What I so absolutely love about the account of the resurrection of Lazarus is not even necessarily what we find in the accrual account of the resurrection, but what we find after the resurrection. If you read the eleventh chapter of the New Testament gospel of John you will find that Lazarus became sick, and that ultimately that sickness resulted in and produced his death. It was that sickness which claimed his life, and Jesus—rather than curing him of that sickness and driving that sickness out of his physical body, chose instead to abide and tarry where he was two more days. What is so incredibly wonderful about the account of Jesus raising Lazarus from death to life is that when Lazarus was raised from death to life, that sickness which was present in his body—that sickness which had claimed his life in the first place—was completely and utterly removed and destroyed within and from his physical body. In other words, while it is true that Jesus did not drive the sickness out while Lazarus remained alive, and while it is true that Lazarus was permitted to die, it would be through death that Jesus would destroy that sickness which plagued the body of Lazarus. This is actually quite interesting and intriguing, for there are times when the greatest work must be done—not while we are alive, but rather while we are dead. There are certain times when the greatest work which takes place within our lives is done not on this side of the grave and on this side of the stone, but behind the stone and within the grave. When Lazarus was raised from death to life, he wasn’t raised with a new physical body as was the case of Jesus when Jesus was raised from death to life, but Lazarus’ body was completely and utterly delivered and set free from that sickness which had claimed his life only four days earlier. I absolutely love the account of the resurrection of Lazarus from death to life, for Lazarus’ resurrection from death to life demonstrates the work that takes place in death—oftentimes a work that cannot be completed and performed on this side of the grave. When Lazarus was raised from death to life he was raised with the same body he had before, but the one distinct and fundamental difference was that his body no longer contained the sickness which he had struggled and wrestled with earlier. When Lazarus was raised from death to life, he was raised completely whole and completely delivered and set free from the sickness which had plagued and consumed his physical body. I am convinced that this is one of the main and underlying reasons why in the twelfth chapter we find Jesus—six days before the Passover—coming unto Bethany where Lazarus which was dead abode and dwelt with his sisters. It was there in Bethany where a supper was made for Jesus, and while Martha was serving, Lazarus was one of those that say at the table with Him. Consider the reality of being raised from death to life and in that resurrected state simply sitting at the table with Jesus in fellowship and communion.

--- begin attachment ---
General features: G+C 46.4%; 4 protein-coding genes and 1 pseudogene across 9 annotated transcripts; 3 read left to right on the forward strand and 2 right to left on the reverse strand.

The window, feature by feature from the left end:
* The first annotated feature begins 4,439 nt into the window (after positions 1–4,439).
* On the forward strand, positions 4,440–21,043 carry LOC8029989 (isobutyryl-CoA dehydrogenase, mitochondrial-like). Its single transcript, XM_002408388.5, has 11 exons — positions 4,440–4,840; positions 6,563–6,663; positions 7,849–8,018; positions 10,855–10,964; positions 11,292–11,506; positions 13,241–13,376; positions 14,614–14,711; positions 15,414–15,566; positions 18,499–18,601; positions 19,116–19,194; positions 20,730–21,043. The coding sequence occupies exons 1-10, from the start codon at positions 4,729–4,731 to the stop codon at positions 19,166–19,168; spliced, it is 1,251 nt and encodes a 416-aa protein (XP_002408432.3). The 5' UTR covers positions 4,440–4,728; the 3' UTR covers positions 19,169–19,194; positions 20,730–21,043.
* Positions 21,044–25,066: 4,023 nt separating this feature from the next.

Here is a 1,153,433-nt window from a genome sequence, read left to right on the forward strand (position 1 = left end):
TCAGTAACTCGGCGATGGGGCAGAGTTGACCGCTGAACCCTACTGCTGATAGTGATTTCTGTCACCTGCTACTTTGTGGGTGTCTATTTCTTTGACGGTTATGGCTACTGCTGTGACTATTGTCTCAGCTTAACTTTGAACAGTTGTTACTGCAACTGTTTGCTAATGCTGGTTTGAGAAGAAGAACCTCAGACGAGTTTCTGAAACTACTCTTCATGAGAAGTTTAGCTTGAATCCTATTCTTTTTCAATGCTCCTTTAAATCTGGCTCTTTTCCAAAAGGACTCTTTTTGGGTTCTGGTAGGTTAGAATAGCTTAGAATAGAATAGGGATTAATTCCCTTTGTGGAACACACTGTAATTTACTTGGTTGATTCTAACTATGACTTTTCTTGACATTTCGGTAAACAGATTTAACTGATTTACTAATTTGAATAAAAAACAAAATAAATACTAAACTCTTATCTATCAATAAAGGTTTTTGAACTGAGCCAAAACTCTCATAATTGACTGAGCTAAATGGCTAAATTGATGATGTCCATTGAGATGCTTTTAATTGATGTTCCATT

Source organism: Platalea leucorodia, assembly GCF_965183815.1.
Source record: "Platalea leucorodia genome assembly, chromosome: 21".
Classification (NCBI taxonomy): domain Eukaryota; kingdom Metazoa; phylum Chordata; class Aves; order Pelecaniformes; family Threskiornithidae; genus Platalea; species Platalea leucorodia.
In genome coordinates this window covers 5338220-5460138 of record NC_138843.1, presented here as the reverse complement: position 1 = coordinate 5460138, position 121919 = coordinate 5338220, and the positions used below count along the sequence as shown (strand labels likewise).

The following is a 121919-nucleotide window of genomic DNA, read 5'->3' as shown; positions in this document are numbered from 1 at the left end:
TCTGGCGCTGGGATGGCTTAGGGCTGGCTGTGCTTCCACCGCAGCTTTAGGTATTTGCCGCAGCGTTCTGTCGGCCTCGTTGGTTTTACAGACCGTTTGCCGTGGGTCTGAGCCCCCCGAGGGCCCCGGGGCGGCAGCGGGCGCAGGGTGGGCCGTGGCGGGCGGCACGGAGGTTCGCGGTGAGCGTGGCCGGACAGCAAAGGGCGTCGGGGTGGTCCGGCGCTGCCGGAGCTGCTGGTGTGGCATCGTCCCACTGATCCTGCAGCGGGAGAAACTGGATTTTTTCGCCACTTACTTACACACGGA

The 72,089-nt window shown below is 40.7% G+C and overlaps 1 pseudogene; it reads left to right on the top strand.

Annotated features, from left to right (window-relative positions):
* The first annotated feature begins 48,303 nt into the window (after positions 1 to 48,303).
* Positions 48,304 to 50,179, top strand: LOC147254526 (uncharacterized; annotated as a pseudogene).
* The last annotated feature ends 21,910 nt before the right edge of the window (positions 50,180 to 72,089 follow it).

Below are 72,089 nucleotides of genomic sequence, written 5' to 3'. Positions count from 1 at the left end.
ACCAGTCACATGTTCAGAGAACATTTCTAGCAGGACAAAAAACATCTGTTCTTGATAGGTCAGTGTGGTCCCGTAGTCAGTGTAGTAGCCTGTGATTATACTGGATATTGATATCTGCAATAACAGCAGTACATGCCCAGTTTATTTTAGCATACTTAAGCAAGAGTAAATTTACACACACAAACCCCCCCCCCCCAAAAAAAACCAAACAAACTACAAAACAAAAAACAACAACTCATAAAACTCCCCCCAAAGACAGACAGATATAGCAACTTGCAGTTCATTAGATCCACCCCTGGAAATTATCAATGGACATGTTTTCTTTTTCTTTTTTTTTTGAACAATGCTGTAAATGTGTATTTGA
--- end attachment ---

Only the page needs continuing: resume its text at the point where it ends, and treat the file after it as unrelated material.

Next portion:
It is this picture of a resurrected Lazarus sitting at the table in fellowship and communion with Jesus that I want us to have in the back of our minds as we consider the ultimate and underlying demonstration and manifestation of resurrection within our lives. The more I think about and the more I consider the reality and concept of resurrection from the dead—not only a spiritual resurrection which we experience in the here and the now, but also the resurrection which we will experience when the last trumpet shall sound—the more I can’t help but get the strong sense that resurrection is about one thing and one thing alone. When we consider resurrection it is absolutely necessary that we understand that resurrection has at the very heart of it communion and fellowship with the living God. It is not by coincidence or accident that Jesus declares that God is not the God of the dead, but the God of the living, for God is the God of those who are alive, and those who are alive in fellowship and communion with Him. God is the God of the living, and those who are alive to worship Him with everything that is present within them, and with their entire beings. I absolutely love how Jesus declares that God is not the God of the dead, but the God of the living, for that very statement suggests and speaks to the reality and concept of fellowship and communion with and before the living God. God is not the God of the dead—those who are unable to interact, fellowship and commune with Him—but the God of the living, and those who can freely interact with Him through worship, through praise, through exalting and entering into his courts with thanksgiving. With that being said, it is imperative that we understand that God is not the God of the dead—those who cannot worship Him freely and experience fellowship and relationship with Him—and that God is the God of those who are alive in Him, those who are alive before Him, and those who are alive in their spirits. It is absolutely critical that we understand that when Jesus declares that God is the God of the living, He is not even referencing those who are physically alive, but those who are spiritually alive, and those who have tasted and experienced resurrection life and resurrection power within the very depths of their being. What’s more, is that what we find and what we read in Jesus’ encounter is a wonderful and powerful signpost that points us directly to the reality fellowship and communion with the living God, and the ultimate expression of worship and adoration of the living God when we worship before and around His throne in heaven. I would leave you with a few passages found within the New Testament prophetic book of the Revelation of Jesus the Christ, for through them we not only see the seraphim, the cherubim, the angels, and the elders and living creatures worshipping the living God who sits upon the throne, but we also see a great host and company of resurrected ones who were resurrected to spend eternity fellowshipping with and worshipping the God who not only sits upon the throne, but the God is the God of the living—the God of the resurrected ones who were raised from death to life in order that they might worship the true and living God. Jesus’ resurrection was necessary as the firstfruits in order that through His resurrection we ourselves might rise that we could have fellowship and communion with the God of the living, and freely worship Him in the here and the now, as well as in heaven. We were resurrected for one reason and one reason alone—so that we who are living could freely worship the God who is worshipped by living souls who worship Him with everything that is in them: